Release Date: August 12, 1983
Directed by Clive A. Smith; Written by Peter Sauder, John Halfpenny and Patrick Loubert (Story)
Starring Susan Roman (Angel), Gregory Salata (Omar), Don Francks (Mok); vocals by Debbie Harry (Angel), Robin Zander (Omar) and Lou Reed (Mok)
Rock & Rule is an animated film that I initially planned on including in my retrospective on the films of the Summer of ’83, but didn’t get to in time. Although it had a theatrical release in Canada in August 1983, it had a very limited release in the U.S. but developed a cult following when it ran on cable TV. It’s amazing how vividly I remembered Rock & Rule even though I only saw it once in my life prior to this week’s screening, and that was back around 1985 on cable TV during a marathon game of Dungeons & Dragons. The details and the quality of the film stuck with me over the years, and each time I watch a traditional hand drawn animated film, I’ll measure it up against Rock & Rule.
The opening credits set the film’s tone as dark clouds part to the sounds of thunder, lightning and the heavy synthesizer of composer Patricia Cullen’s score. As I watched this, my first thought was “Does it get more 80’s (in a good way) than this?”
Fading rock superstar Mok (who looks like he was modeled after Mick Jagger and/or Keith Richards) travels the world seeking the voice that will sing the Armageddon Key and open a doorway to the underworld. He finds that voice in Ohmtown, where bandmates Angel, Omar, Dizzy and Stretch play an empty dive club. Mok invites them to his mansion, drugs Omar, Dizzy and Stretch, and kidnaps Angel when she refuses to leave her band. Angel’s bandmates snap out of it and follow Mok’s zeppelin to Nuke York to save Angel.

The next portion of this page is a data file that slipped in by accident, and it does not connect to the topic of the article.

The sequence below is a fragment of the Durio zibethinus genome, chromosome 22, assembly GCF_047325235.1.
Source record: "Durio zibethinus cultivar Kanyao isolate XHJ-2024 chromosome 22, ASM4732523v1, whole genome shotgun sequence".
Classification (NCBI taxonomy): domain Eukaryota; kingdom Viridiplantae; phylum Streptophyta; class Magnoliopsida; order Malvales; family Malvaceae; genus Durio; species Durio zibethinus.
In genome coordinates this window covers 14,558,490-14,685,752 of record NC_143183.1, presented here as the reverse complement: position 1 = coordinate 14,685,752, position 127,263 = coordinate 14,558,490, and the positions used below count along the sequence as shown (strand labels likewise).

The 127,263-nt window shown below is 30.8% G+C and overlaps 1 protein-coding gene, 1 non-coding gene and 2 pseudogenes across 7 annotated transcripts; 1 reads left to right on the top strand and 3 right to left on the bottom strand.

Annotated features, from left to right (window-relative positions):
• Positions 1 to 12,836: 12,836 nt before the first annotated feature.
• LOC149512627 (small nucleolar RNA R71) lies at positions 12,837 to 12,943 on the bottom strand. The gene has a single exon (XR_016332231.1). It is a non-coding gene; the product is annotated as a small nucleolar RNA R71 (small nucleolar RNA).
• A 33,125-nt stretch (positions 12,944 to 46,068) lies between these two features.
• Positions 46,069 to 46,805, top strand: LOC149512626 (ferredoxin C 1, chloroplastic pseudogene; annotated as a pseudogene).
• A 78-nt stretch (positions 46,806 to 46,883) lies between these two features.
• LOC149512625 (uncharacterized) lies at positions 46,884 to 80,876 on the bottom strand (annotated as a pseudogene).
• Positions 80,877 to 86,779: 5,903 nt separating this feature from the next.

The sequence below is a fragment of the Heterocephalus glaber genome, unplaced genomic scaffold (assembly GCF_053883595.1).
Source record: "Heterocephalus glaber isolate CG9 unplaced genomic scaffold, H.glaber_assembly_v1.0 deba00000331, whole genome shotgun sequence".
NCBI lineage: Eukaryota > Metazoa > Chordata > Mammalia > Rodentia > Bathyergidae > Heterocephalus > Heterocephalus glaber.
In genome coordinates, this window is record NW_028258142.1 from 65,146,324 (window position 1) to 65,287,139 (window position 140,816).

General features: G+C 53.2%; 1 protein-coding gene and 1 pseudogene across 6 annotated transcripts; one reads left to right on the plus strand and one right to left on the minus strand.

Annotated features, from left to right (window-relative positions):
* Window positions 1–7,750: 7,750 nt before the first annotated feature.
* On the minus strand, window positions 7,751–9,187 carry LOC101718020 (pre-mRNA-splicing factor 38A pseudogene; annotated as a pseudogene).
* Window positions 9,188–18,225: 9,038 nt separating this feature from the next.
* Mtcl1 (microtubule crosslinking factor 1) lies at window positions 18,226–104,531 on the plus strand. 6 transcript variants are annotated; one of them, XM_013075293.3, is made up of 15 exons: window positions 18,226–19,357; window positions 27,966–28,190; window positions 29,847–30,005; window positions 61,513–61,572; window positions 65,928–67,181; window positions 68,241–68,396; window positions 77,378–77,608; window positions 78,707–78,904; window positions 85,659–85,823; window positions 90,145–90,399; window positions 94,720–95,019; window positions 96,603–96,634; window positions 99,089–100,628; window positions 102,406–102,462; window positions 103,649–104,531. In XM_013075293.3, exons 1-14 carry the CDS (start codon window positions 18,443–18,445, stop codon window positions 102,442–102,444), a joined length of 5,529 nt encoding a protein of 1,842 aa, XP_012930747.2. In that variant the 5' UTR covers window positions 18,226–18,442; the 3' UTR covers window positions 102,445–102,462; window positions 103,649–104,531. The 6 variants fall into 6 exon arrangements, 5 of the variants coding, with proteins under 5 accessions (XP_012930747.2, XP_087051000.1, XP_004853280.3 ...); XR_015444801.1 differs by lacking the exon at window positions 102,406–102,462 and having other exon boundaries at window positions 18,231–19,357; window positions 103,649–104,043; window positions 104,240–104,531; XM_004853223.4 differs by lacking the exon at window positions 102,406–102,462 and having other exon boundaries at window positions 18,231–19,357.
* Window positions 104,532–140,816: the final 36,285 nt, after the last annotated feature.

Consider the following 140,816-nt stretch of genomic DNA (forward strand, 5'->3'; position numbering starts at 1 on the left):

This film was better than I remembered, and what struck me the most about Rock & Rule when I screened it this week was how the film’s production hit on all cylinders. The animation and photography of Rock & Rule combined classic techniques developed by Disney in the 1940’s with the state of the art computers available in the early 80’s. But what’s most impressive is the level of musical talent associated with Rock & Rule. Debbie Harry. Lou Reed. Cheap Trick. Earth Wind & Fire. Iggy Pop. None of them could be accused of phoning it in for a cartoon. They went all out in the songs they contributed, and their enthusiasm for the film is evident in the documentary The Making of Rock & Rule. I only have one criticism of the film: the animation of the characters in the scenes in which they were singing had a lack of movement that took away from the energy of the music.
When I think of the animated films I’ve enjoyed over the years, several that immediately come to mind are Heavy Metal, American Pop, Watership Down and Fire & Ice. As much as I still enjoy each of those films, Rock & Rule holds up better than all of them thirty years later. It had great animation, a cool score, and a great soundtrack. Unfortunately for all of this praise, the reality is that Rock & Rule didn’t find a theatrical audience due to lack of interest by U.S. distributor MGM. But despite the lack if distribution and low box office, 30 years later Rock & Rule is still well crafted movie and a must see for fans of animation.